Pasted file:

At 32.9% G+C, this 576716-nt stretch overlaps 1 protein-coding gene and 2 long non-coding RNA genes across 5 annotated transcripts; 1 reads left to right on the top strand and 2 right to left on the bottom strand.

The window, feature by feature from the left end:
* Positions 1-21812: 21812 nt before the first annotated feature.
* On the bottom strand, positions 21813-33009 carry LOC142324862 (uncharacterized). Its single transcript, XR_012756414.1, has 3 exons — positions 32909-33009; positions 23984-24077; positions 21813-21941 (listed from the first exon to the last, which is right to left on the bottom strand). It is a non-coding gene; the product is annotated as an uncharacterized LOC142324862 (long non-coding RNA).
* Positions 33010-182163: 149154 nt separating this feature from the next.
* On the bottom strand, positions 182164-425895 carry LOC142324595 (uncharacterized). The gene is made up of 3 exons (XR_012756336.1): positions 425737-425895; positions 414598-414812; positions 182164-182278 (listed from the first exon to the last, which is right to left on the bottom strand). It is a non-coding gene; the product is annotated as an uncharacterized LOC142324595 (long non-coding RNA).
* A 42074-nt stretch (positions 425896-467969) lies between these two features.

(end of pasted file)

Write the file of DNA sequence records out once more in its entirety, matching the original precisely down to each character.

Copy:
At 32.9% G+C, this 576716-nt stretch overlaps 1 protein-coding gene and 2 long non-coding RNA genes across 5 annotated transcripts; 1 reads left to right on the top strand and 2 right to left on the bottom strand.

The window, feature by feature from the left end:
* Positions 1-21812: 21812 nt before the first annotated feature.
* On the bottom strand, positions 21813-33009 carry LOC142324862 (uncharacterized). Its single transcript, XR_012756414.1, has 3 exons — positions 32909-33009; positions 23984-24077; positions 21813-21941 (listed from the first exon to the last, which is right to left on the bottom strand). It is a non-coding gene; the product is annotated as an uncharacterized LOC142324862 (long non-coding RNA).
* Positions 33010-182163: 149154 nt separating this feature from the next.
* On the bottom strand, positions 182164-425895 carry LOC142324595 (uncharacterized). The gene is made up of 3 exons (XR_012756336.1): positions 425737-425895; positions 414598-414812; positions 182164-182278 (listed from the first exon to the last, which is right to left on the bottom strand). It is a non-coding gene; the product is annotated as an uncharacterized LOC142324595 (long non-coding RNA).
* A 42074-nt stretch (positions 425896-467969) lies between these two features.